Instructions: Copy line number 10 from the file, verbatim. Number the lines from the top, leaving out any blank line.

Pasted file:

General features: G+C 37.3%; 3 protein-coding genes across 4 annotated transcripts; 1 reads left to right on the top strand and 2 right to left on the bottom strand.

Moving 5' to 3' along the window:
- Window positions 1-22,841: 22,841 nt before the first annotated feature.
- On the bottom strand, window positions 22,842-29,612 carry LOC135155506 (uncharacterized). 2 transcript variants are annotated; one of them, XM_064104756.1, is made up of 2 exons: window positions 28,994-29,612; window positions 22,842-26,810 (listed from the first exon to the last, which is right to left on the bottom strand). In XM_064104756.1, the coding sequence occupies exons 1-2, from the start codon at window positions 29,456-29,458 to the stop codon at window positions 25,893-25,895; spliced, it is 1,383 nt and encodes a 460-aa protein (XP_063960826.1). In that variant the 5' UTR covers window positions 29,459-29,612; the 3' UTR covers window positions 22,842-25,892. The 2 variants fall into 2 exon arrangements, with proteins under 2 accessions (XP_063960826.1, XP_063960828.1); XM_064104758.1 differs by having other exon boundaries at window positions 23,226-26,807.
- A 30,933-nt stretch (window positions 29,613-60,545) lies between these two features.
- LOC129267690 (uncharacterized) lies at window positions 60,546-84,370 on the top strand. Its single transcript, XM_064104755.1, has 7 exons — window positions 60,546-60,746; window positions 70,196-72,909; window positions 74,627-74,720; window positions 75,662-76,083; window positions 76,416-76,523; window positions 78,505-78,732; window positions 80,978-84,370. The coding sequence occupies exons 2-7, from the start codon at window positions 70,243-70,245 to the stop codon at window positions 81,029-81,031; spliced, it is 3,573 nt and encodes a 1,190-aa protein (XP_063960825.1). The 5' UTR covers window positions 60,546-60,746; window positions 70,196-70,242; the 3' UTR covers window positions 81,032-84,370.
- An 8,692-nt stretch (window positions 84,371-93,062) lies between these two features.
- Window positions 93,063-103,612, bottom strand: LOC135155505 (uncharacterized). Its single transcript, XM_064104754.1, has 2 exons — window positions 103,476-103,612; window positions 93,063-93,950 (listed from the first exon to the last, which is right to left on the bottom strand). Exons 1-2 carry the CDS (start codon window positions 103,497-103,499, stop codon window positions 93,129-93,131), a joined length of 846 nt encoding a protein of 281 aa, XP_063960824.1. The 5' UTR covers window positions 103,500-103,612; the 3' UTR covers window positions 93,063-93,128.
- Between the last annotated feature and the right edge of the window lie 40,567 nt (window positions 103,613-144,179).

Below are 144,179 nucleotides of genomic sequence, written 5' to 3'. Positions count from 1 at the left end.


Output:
Below are 144,179 nucleotides of genomic sequence, written 5' to 3'. Positions count from 1 at the left end.